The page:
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dc.contributor.author Scruby, Lynn Sharon en_US
dc.date.accessioned 2007-05-18T12:15:59Z
dc.date.available 2007-05-18T12:15:59Z
dc.date.issued 1999-07-01T00:00:00Z en_US
dc.identifier.uri http://hdl.handle.net/1993/1657
dc.description.abstract The literature reports the need for nurses to develop and implement health policy. The extent to which community health nurses are involved in the development and implementation of health promotion policy is addressed by this doctoral research. The interdisciplinary perspective of Women's Studies provided the theoretical framework and methodology to investigate the following research questions: What is the role of the community health nurse in the development and implementation of health promotion policy? What systematic changes to the existing mechanisms of policy development and implementation are required to establish health promotion policy which is congruent with the WHO's definition of "health promotion"? Community health nurses (n = 31), working in two public health nursing service delivery agencies in an urban setting were recruited through a letter of invitation. Data were collected using a semi-structured interview schedule which explored health policy, work environment, health promotion needs, and the opportunity for women's voices to be heard. Transcribed data from tape recorded interviews were analyzed verbatim using qualitative methods in the form of content analysis. All elements of the method, which is naturalistic inquiry, and more specifically women-centered interviewing, were shaped by the tenets of feminist science. The feminist lens was chosen because of the hierarchical nature of organizational structures, the need to make the invisible, visible and, the need to hear the voices of these nurses. By using feminist theory and feminist methodology, themes, categories, concepts, and their relationships emerged from the data. Fourteen themes were identified pertaining to the "work world" of community health nurses; their alienation from policy development and implementation, their frustration and resistance; and, their desire for equity in terms of gender, programming, and professional status. This study reveals the lack of community health nurses' involvement in policy development and implementation and the consequences of not involving nurses in policy making. Alienation and marginalization come at a cost. The price is high and ultimately everyone pays; the government/agencies, colleagues, and the public. Findings are discussed within the context of health care reform and the work of the community health nurse. Beyond the implications for nursing practice, education, research, and management, the findings have meaning for health policy development and implementation at all levels of the existing health care system. One example is the need of a feminist model for policy development and implementation. A model was developed by bringing into focus each recommendation generated by the study within the framework of structure, process, and outcome. Feminist analysis reveals theoretical and practical links between nurses' lack of involvement in policy development and caring values offered by community health nurses who endeavour to contribute to health promotion policy. en_US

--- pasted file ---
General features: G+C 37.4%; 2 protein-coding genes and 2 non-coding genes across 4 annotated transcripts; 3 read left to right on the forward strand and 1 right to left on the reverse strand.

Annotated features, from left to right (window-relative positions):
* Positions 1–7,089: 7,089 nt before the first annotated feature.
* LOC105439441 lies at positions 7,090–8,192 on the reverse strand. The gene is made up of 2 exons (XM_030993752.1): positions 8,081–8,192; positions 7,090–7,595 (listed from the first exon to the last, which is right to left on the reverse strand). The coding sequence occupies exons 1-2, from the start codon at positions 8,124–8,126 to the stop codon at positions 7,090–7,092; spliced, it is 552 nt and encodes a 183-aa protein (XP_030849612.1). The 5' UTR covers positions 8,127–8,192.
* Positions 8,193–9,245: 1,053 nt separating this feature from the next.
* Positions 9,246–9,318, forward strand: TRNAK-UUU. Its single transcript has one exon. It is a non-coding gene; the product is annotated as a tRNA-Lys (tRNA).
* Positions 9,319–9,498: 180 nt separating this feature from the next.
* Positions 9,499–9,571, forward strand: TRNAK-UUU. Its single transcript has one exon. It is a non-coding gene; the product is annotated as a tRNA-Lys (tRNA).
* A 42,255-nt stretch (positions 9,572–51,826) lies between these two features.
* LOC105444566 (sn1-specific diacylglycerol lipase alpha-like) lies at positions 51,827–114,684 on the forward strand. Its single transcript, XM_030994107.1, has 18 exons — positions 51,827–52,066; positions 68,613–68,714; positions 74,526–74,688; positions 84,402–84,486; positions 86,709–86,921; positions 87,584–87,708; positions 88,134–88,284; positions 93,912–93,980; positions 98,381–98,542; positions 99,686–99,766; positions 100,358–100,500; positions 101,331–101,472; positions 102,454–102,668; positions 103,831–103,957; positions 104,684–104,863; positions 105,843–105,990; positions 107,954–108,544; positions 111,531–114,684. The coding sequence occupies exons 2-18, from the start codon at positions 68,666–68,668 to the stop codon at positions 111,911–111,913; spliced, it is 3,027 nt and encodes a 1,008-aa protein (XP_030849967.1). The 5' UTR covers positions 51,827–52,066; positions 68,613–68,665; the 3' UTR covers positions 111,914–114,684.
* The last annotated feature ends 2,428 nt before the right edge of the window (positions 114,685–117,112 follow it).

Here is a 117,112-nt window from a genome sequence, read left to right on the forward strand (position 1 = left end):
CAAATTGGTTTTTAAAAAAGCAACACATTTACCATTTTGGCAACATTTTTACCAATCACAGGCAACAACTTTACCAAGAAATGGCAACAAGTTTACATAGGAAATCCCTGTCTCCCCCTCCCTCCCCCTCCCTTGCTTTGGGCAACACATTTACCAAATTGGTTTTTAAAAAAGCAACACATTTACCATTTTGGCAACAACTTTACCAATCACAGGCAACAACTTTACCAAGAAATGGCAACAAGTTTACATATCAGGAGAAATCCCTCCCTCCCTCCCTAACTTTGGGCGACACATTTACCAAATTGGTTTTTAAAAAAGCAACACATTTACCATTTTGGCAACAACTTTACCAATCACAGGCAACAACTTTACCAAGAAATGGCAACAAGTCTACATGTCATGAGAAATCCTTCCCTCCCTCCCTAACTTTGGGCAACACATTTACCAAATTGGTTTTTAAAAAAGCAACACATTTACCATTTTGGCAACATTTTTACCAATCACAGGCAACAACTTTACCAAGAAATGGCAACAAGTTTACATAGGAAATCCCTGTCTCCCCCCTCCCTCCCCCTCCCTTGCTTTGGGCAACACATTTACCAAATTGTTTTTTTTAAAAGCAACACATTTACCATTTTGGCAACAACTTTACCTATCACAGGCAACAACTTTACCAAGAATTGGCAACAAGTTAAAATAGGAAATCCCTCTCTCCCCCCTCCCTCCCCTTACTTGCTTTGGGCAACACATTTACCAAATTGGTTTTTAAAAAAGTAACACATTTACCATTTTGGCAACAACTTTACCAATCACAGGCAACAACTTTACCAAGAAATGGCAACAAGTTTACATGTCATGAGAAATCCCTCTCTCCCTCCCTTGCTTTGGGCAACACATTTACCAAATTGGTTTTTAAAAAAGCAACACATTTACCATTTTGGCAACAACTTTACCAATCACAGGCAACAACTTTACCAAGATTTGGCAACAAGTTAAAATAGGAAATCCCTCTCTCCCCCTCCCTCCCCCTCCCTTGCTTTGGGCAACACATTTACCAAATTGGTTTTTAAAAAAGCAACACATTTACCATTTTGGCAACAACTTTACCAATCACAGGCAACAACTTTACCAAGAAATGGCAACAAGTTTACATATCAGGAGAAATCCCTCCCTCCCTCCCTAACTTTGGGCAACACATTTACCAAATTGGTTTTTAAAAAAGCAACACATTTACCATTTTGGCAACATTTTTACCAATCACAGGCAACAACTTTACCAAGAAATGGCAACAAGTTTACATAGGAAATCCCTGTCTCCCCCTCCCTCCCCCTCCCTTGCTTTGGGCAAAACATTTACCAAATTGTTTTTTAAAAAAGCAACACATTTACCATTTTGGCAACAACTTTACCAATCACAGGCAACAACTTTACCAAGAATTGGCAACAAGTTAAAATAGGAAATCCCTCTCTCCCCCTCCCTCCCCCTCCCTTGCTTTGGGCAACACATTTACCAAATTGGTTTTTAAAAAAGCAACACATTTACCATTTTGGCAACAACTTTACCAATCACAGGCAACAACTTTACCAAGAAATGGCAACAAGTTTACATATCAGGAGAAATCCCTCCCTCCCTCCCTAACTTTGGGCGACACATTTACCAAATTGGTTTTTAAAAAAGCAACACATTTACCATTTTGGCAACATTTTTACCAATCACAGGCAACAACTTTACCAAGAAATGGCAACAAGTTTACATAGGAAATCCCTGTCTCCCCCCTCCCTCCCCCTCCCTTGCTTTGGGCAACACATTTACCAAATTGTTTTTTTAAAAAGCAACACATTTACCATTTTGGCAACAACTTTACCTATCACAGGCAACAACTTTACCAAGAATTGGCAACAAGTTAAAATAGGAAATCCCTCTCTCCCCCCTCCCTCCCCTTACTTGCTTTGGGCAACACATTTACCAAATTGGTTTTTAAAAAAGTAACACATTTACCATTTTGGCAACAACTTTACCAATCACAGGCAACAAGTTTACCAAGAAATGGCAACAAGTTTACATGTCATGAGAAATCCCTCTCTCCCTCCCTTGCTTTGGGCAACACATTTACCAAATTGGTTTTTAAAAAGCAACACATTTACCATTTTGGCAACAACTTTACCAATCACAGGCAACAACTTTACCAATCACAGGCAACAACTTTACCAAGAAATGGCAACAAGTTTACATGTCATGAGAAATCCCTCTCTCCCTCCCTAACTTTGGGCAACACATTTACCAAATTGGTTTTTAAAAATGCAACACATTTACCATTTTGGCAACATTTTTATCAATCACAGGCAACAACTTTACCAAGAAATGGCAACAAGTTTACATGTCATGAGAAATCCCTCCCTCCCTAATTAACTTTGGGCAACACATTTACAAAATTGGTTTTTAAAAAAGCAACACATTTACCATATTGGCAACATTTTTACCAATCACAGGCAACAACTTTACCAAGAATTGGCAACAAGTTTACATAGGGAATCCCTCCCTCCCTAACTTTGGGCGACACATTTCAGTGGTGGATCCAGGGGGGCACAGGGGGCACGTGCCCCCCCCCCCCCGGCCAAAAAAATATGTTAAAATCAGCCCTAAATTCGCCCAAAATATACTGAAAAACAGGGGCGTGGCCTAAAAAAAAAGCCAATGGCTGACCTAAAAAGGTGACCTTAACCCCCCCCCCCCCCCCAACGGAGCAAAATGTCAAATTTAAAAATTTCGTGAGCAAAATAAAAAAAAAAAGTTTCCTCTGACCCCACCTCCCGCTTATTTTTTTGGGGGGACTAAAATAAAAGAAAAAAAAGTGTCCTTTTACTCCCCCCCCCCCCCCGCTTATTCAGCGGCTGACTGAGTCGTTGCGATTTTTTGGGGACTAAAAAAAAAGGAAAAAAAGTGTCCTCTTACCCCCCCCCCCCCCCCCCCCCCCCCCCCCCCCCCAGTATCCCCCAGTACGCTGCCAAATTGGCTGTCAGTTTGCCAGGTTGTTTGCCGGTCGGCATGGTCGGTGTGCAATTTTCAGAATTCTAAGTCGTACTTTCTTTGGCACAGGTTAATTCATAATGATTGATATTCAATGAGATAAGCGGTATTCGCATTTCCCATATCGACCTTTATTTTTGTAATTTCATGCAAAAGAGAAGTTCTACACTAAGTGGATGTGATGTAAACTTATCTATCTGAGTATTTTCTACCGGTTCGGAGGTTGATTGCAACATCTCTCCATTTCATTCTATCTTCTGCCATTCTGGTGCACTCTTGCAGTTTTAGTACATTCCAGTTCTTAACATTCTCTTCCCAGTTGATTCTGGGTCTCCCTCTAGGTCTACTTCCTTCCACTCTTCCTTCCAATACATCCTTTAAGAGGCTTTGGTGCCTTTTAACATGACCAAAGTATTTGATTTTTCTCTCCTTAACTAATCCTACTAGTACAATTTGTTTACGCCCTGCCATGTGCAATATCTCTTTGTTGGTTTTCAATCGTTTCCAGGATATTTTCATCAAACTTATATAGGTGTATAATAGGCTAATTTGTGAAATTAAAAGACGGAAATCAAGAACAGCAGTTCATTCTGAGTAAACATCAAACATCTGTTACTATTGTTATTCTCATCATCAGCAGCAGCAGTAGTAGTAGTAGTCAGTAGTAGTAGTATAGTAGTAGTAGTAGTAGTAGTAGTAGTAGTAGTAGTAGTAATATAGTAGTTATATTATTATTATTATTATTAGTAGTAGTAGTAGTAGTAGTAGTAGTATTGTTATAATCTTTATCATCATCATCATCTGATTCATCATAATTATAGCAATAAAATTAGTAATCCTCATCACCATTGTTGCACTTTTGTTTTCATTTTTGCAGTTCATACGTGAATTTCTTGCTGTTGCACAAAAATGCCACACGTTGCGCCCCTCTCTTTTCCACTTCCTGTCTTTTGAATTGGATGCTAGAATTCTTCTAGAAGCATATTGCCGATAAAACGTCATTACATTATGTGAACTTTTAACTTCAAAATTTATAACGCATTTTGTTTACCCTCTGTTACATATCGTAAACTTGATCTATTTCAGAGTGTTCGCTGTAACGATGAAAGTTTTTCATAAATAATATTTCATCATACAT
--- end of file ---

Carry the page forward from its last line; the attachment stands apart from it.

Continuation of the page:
dc.format.extent 24846343 bytes
dc.format.extent 184 bytes
dc.format.mimetype application/pdf
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dc.language en en_US
dc.language.iso en_US
dc.title The community health nurse's role in health promotion policy, an interdisciplinary feminist research paradigm en_US
dc.degree.discipline Individual Interdisciplinary Program en_US
dc.degree.level Doctor of Philosophy (Ph.D.) en_US


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